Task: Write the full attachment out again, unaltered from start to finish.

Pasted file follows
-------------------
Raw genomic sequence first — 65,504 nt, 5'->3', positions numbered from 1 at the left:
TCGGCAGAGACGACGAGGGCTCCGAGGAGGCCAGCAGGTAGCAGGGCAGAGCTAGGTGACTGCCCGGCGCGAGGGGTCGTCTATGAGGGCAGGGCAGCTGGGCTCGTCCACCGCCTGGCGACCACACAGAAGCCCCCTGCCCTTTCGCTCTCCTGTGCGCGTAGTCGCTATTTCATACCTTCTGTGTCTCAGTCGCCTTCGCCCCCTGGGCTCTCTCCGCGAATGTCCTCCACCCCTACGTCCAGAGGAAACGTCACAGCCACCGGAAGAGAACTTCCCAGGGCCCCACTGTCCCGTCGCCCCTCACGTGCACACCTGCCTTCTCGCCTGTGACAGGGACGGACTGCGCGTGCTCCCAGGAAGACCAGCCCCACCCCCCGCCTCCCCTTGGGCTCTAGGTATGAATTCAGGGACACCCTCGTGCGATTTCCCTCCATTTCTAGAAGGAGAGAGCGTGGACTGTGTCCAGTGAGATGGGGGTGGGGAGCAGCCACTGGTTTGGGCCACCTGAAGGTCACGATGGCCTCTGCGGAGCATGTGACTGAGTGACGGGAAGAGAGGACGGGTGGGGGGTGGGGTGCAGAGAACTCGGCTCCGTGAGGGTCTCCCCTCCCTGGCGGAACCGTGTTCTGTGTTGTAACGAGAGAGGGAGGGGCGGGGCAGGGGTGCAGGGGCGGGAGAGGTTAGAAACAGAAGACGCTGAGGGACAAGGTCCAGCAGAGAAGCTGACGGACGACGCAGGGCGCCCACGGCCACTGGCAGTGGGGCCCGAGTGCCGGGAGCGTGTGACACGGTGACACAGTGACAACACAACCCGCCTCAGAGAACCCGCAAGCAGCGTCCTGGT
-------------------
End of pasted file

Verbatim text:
Raw genomic sequence first — 65,504 nt, 5'->3', positions numbered from 1 at the left:
TCGGCAGAGACGACGAGGGCTCCGAGGAGGCCAGCAGGTAGCAGGGCAGAGCTAGGTGACTGCCCGGCGCGAGGGGTCGTCTATGAGGGCAGGGCAGCTGGGCTCGTCCACCGCCTGGCGACCACACAGAAGCCCCCTGCCCTTTCGCTCTCCTGTGCGCGTAGTCGCTATTTCATACCTTCTGTGTCTCAGTCGCCTTCGCCCCCTGGGCTCTCTCCGCGAATGTCCTCCACCCCTACGTCCAGAGGAAACGTCACAGCCACCGGAAGAGAACTTCCCAGGGCCCCACTGTCCCGTCGCCCCTCACGTGCACACCTGCCTTCTCGCCTGTGACAGGGACGGACTGCGCGTGCTCCCAGGAAGACCAGCCCCACCCCCCGCCTCCCCTTGGGCTCTAGGTATGAATTCAGGGACACCCTCGTGCGATTTCCCTCCATTTCTAGAAGGAGAGAGCGTGGACTGTGTCCAGTGAGATGGGGGTGGGGAGCAGCCACTGGTTTGGGCCACCTGAAGGTCACGATGGCCTCTGCGGAGCATGTGACTGAGTGACGGGAAGAGAGGACGGGTGGGGGGTGGGGTGCAGAGAACTCGGCTCCGTGAGGGTCTCCCCTCCCTGGCGGAACCGTGTTCTGTGTTGTAACGAGAGAGGGAGGGGCGGGGCAGGGGTGCAGGGGCGGGAGAGGTTAGAAACAGAAGACGCTGAGGGACAAGGTCCAGCAGAGAAGCTGACGGACGACGCAGGGCGCCCACGGCCACTGGCAGTGGGGCCCGAGTGCCGGGAGCGTGTGACACGGTGACACAGTGACAACACAACCCGCCTCAGAGAACCCGCAAGCAGCGTCCTGGT